June 2, 2009

Why health advice on 'Oprah' could make you sick

Posted: 03:54 AM ET

By Weston Kosova and Pat Wingert | NEWSWEEK

art.gloves.operation.giOutside Oprah's world, there isn't a raging debate about replacing hormones. [Suzanne] Somers "is simply repackaging the old, discredited idea that menopause is some kind of hormone-deficiency disease, and that restoring them will bring back youth," says Dr. Nanette Santoro, director of reproductive endocrinology at Albert Einstein College of Medicine. Older women aren't missing hormones. They just don't need as much once they get past their childbearing years. Unless a woman has significant discomfort from hot flashes—and most women don't—there is little reason to prescribe them. Most women never use them. Hormone therapy can increase a woman's risk of heart attacks, strokes, blood clots and cancer. And despite Somers's claim that her specially made, non-FDA-approved bioidenticals are "natural" and safer, they are actually synthetic, just like conventional hormones and FDA-approved bioidenticals from pharmacies—and there are no conclusive clinical studies showing they are less risky. That's why endocrinologists advise that women take the smallest dose that alleviates symptoms, and use them only as long as they're needed.

"It completely blew me away that Oprah would go to her for advice on this topic," says Cynthia Pearson, the executive director of the nonprofit National Women's Health Network and an authority on hormone therapy. "I have to say, it diminished my respect."

At Oprah's retail store in Chicago, women can purchase used shoes and outfits that she wore on the show. Her viewers follow her guidance because they like and admire her, sure. But also because they believe that Oprah, with her billions and her Rolodex of experts, doesn't have to settle for second best. If she says something is good, it must be.

This is where things get tricky. Because the truth is, some of what Oprah promotes isn't good, and a lot of the advice her guests dispense on the show is just bad. The Suzanne Somers episode wasn't an oddball occurrence. This kind of thing happens again and again on Oprah. Some of the many experts who cross her stage offer interesting and useful information (props to you, Dr. Oz). Others gush nonsense. Oprah, who holds up her guests as prophets, can't seem to tell the difference. She has the power to summon the most learned authorities on any subject; who would refuse her? Instead, all too often Oprah winds up putting herself and her trusting audience in the hands of celebrity authors and pop-science artists pitching wonder cures and miracle treatments that are questionable or flat-out wrong, and sometimes dangerous.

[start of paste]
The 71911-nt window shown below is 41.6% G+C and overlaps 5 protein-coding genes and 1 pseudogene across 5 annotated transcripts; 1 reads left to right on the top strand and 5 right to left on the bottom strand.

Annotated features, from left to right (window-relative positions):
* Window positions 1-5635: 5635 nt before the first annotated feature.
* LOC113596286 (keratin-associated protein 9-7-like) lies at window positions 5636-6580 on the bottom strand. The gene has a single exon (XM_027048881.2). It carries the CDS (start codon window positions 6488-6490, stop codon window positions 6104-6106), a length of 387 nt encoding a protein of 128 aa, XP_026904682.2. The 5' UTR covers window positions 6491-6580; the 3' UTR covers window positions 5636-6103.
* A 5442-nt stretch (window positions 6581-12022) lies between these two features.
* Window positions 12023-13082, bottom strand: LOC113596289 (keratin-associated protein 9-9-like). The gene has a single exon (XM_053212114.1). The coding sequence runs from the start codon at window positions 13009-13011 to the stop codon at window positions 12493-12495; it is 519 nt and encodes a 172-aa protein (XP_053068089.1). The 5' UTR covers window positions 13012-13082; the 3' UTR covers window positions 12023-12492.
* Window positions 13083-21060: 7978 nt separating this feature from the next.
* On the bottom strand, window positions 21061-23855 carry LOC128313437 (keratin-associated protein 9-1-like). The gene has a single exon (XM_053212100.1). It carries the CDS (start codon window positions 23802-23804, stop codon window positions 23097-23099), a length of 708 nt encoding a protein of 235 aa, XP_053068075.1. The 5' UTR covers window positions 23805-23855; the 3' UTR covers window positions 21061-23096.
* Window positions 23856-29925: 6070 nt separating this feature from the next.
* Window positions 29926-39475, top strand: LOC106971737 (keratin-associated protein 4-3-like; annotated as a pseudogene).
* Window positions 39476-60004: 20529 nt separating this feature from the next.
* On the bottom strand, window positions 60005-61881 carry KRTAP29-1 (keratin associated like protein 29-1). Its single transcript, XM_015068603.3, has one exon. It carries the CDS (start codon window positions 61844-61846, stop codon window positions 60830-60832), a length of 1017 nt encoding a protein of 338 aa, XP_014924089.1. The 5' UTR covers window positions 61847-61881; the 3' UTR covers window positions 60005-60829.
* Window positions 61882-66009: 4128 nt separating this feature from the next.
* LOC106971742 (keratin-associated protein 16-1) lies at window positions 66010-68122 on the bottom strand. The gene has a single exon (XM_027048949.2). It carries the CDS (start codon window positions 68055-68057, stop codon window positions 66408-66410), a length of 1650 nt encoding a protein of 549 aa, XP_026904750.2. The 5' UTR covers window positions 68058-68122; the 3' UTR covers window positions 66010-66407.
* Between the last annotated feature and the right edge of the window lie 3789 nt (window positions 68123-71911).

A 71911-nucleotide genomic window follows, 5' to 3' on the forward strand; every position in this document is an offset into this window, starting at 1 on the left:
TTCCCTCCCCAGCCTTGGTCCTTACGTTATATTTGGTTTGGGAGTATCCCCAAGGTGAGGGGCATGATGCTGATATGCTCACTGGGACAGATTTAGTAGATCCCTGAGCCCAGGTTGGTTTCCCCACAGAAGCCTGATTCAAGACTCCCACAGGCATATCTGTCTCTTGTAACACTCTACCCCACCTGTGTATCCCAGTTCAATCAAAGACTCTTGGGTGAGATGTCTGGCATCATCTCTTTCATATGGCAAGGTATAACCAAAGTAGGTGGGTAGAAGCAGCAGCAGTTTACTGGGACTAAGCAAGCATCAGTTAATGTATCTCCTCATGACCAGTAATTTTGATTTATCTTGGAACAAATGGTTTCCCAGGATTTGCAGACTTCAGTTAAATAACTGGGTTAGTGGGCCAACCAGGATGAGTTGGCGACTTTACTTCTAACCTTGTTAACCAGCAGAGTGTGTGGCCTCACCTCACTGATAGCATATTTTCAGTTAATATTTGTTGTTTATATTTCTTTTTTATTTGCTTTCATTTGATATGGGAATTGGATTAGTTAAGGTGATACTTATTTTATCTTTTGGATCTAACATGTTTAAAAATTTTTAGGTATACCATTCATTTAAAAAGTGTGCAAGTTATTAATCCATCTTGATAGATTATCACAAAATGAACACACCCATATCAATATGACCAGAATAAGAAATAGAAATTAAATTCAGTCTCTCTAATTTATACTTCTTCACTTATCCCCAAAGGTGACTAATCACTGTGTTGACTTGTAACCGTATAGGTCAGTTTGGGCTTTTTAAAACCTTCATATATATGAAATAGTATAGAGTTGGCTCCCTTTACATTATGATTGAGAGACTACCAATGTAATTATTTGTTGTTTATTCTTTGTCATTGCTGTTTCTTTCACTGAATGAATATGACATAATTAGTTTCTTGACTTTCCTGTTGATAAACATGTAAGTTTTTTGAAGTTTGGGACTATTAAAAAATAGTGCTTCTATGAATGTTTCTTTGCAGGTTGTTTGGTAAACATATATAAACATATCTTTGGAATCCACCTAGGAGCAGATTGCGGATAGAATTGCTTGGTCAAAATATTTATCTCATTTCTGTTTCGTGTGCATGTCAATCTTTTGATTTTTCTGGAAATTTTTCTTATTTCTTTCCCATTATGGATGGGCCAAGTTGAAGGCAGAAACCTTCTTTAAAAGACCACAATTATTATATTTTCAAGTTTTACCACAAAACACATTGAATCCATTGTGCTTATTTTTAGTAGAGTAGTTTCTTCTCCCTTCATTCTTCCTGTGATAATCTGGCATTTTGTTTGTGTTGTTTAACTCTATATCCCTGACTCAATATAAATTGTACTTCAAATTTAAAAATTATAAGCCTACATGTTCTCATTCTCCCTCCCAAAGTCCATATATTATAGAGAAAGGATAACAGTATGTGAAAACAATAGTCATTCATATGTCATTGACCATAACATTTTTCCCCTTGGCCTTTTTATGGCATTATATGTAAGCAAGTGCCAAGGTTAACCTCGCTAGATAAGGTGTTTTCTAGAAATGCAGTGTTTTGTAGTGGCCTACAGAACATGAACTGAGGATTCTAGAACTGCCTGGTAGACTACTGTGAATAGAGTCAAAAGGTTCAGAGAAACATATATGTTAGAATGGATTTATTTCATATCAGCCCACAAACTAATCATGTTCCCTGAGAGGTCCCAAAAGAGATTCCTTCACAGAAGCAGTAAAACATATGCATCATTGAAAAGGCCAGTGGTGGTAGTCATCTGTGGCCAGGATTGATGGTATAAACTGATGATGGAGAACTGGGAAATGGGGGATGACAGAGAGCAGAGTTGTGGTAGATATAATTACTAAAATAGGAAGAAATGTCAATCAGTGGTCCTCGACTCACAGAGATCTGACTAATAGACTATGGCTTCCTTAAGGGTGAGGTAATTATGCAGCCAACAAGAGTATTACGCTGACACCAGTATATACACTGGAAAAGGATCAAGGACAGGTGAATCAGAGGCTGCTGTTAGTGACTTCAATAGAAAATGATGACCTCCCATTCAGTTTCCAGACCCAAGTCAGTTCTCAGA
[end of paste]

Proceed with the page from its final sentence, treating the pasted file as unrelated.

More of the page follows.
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Filed under: Larry King Live • Medical

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theresa   June 2nd, 2009 11:16 am ET

i have been wonder if oprah guest like dr.oz was real or not about his diagnosis. so many people watch her show on a daily routine. it would be terrifying if she is putting other people lives in harms way. maybe her show should be investigated more.

als   June 2nd, 2009 9:21 pm ET

If her show is investigated then you would have to investigate Extra, Inside Edition, CNN and a host of other media shows.

Dave of Detroit   June 2nd, 2009 11:09 pm ET

Say what you will-Sly Stallone still looks in pretty good shape in his latest movies. I think he is more into human growth hormones than anibolic Steroids-to many people died of brain tumors and grew breasts on them. It is interesting how far that we will go to fit into the mold of youth and social expectations. In Greece, full bodied women were in demand-big babies-especially the Spartans! Other groups liked the pale, drawn Twiggy look- these ladies actually used rouge made of arsenic to keep the weak pale appearance,
Come to think about it, not much real change here!

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